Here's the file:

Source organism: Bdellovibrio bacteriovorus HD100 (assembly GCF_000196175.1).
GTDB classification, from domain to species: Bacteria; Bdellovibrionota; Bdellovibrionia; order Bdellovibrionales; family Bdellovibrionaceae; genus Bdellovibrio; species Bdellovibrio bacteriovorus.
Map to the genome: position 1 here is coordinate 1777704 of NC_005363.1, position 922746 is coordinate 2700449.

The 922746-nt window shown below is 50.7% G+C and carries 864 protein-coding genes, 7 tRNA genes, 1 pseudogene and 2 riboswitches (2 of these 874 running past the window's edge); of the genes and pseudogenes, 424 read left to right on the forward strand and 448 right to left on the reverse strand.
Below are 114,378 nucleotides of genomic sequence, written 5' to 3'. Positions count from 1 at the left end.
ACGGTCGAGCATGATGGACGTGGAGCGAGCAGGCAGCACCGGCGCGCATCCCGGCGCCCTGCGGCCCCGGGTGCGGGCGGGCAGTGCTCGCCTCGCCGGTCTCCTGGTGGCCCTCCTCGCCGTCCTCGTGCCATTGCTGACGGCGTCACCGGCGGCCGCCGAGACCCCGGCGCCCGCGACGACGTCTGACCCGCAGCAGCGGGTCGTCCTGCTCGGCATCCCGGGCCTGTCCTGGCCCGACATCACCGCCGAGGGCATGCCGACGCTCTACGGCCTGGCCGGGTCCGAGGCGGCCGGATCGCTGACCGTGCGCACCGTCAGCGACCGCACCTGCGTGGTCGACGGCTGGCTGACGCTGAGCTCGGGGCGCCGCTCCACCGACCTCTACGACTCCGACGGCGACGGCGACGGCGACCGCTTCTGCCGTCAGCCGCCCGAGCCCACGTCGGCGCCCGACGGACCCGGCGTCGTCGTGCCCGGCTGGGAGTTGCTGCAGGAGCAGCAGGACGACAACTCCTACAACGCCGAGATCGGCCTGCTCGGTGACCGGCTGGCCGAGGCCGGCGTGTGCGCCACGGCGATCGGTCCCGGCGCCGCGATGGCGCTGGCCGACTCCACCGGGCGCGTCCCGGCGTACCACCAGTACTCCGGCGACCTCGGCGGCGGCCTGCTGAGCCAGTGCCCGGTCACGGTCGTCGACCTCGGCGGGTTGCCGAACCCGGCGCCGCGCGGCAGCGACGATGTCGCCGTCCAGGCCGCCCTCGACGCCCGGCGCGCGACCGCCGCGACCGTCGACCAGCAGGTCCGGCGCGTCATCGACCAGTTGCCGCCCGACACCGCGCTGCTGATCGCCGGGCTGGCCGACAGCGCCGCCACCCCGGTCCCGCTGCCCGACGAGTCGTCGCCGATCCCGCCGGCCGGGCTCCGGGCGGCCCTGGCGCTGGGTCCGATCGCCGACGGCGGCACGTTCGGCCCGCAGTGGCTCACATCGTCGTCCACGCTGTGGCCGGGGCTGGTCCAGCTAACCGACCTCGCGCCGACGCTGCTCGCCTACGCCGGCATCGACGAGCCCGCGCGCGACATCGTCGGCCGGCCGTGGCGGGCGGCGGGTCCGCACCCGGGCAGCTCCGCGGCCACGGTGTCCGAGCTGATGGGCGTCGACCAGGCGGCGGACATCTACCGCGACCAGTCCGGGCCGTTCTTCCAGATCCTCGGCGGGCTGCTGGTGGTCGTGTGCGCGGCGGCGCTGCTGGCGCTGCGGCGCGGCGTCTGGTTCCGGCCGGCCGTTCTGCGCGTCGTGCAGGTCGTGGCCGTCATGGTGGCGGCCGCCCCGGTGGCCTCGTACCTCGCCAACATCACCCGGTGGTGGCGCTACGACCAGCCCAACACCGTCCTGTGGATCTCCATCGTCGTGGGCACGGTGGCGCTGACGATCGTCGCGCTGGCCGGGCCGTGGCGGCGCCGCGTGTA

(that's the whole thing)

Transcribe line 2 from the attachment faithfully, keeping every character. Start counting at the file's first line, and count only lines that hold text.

GTDB classification, from domain to species: Bacteria; Bdellovibrionota; Bdellovibrionia; order Bdellovibrionales; family Bdellovibrionaceae; genus Bdellovibrio; species Bdellovibrio bacteriovorus.